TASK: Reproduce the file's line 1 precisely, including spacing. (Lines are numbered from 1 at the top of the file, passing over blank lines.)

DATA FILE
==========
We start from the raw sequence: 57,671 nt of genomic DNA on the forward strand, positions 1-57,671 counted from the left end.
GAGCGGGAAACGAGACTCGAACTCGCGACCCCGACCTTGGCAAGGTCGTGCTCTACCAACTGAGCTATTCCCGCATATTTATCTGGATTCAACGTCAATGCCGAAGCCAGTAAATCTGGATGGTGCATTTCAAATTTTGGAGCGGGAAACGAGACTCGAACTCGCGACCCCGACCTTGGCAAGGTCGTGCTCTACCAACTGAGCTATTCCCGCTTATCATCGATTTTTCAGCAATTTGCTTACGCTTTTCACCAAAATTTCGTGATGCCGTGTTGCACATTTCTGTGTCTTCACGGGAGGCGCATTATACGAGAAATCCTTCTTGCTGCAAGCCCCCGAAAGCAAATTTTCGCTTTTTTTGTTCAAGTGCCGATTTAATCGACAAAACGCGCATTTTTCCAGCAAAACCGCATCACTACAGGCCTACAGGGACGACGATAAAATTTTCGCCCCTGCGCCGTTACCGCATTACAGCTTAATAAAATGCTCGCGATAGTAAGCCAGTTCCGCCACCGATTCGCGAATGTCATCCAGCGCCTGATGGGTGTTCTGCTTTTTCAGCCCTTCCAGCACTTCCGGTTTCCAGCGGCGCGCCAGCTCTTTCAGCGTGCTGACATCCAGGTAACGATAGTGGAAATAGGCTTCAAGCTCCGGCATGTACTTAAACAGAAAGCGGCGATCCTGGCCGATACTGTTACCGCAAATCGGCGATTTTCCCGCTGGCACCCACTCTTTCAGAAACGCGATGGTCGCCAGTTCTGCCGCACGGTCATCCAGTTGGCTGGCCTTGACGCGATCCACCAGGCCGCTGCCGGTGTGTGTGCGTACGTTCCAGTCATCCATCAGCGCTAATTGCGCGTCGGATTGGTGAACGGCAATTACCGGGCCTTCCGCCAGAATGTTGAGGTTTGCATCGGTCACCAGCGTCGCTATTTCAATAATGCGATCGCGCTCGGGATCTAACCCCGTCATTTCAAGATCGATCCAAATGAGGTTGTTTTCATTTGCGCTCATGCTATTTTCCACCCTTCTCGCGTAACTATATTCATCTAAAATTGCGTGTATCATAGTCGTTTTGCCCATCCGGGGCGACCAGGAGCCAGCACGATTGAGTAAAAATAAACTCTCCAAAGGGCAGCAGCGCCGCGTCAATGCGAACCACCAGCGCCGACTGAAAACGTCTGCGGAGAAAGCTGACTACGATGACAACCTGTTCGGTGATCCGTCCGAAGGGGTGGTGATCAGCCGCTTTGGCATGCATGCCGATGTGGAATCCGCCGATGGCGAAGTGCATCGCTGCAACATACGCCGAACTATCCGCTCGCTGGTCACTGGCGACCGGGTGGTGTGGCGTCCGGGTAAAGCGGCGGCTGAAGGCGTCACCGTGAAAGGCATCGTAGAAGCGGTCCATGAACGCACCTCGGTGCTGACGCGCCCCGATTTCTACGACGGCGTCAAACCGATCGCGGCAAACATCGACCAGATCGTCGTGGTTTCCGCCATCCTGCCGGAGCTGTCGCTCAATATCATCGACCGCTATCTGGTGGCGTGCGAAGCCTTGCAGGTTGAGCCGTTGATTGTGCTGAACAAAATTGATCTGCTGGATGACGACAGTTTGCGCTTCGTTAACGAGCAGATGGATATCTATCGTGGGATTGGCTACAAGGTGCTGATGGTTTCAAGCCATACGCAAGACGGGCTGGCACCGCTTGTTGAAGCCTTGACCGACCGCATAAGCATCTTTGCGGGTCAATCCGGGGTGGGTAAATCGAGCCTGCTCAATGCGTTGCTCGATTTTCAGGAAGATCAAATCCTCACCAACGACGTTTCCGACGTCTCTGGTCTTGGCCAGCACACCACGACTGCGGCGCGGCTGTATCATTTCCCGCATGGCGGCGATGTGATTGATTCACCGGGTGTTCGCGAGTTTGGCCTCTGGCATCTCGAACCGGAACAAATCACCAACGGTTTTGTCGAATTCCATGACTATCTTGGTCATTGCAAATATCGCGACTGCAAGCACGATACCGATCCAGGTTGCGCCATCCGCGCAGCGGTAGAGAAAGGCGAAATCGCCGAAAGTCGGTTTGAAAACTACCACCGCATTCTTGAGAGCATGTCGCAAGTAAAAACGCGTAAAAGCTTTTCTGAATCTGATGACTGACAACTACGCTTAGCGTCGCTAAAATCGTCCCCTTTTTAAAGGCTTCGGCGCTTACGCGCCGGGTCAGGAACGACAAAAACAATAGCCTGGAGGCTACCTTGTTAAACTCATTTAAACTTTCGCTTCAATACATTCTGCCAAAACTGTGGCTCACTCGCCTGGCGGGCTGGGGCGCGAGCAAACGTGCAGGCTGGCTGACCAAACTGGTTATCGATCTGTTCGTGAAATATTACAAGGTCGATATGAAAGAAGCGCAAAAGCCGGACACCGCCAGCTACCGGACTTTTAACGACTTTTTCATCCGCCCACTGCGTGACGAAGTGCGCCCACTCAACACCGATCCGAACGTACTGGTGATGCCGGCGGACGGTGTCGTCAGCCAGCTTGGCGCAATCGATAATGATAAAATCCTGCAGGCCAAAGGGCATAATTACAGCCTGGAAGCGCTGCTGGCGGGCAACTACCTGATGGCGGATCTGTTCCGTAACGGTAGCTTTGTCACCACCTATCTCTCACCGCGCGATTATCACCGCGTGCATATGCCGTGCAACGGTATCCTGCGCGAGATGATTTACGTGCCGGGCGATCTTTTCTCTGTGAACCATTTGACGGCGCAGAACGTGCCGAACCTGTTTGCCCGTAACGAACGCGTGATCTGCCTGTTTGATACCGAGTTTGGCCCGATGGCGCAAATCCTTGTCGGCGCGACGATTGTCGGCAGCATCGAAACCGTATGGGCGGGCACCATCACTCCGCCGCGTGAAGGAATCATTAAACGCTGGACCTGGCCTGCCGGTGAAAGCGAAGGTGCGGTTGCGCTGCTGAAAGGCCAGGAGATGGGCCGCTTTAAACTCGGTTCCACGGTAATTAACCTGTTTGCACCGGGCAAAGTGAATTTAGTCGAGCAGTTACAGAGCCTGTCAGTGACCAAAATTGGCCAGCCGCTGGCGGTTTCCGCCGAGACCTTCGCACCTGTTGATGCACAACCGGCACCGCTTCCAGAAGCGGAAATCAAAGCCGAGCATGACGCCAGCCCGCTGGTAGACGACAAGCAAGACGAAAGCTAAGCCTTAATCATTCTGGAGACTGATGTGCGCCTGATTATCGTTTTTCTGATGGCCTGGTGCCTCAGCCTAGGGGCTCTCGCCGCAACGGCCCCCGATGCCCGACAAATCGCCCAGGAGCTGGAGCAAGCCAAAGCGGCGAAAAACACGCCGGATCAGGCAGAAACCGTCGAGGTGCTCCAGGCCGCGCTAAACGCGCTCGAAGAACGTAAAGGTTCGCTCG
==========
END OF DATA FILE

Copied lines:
We start from the raw sequence: 57,671 nt of genomic DNA on the forward strand, positions 1-57,671 counted from the left end.